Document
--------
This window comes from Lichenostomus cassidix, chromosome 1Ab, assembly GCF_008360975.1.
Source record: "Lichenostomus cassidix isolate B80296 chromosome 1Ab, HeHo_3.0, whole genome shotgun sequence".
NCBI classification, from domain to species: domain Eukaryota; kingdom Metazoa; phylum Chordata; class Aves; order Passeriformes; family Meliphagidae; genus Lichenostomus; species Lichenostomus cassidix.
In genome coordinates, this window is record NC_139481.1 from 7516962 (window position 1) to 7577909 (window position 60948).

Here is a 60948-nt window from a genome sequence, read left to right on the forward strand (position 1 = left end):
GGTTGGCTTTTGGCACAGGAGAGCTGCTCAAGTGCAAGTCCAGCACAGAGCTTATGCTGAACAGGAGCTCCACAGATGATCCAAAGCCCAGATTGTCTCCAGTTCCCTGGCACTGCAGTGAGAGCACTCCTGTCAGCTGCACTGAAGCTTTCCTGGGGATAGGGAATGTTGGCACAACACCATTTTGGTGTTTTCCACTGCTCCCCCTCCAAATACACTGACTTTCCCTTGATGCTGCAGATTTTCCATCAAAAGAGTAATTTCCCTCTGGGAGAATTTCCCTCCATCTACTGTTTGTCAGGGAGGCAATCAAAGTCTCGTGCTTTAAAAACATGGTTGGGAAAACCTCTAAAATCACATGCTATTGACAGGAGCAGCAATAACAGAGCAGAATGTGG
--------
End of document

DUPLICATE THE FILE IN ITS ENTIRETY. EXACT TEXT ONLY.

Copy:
This window comes from Lichenostomus cassidix, chromosome 1Ab, assembly GCF_008360975.1.
Source record: "Lichenostomus cassidix isolate B80296 chromosome 1Ab, HeHo_3.0, whole genome shotgun sequence".
NCBI classification, from domain to species: domain Eukaryota; kingdom Metazoa; phylum Chordata; class Aves; order Passeriformes; family Meliphagidae; genus Lichenostomus; species Lichenostomus cassidix.
In genome coordinates, this window is record NC_139481.1 from 7516962 (window position 1) to 7577909 (window position 60948).

Here is a 60948-nt window from a genome sequence, read left to right on the forward strand (position 1 = left end):
GGTTGGCTTTTGGCACAGGAGAGCTGCTCAAGTGCAAGTCCAGCACAGAGCTTATGCTGAACAGGAGCTCCACAGATGATCCAAAGCCCAGATTGTCTCCAGTTCCCTGGCACTGCAGTGAGAGCACTCCTGTCAGCTGCACTGAAGCTTTCCTGGGGATAGGGAATGTTGGCACAACACCATTTTGGTGTTTTCCACTGCTCCCCCTCCAAATACACTGACTTTCCCTTGATGCTGCAGATTTTCCATCAAAAGAGTAATTTCCCTCTGGGAGAATTTCCCTCCATCTACTGTTTGTCAGGGAGGCAATCAAAGTCTCGTGCTTTAAAAACATGGTTGGGAAAACCTCTAAAATCACATGCTATTGACAGGAGCAGCAATAACAGAGCAGAATGTGG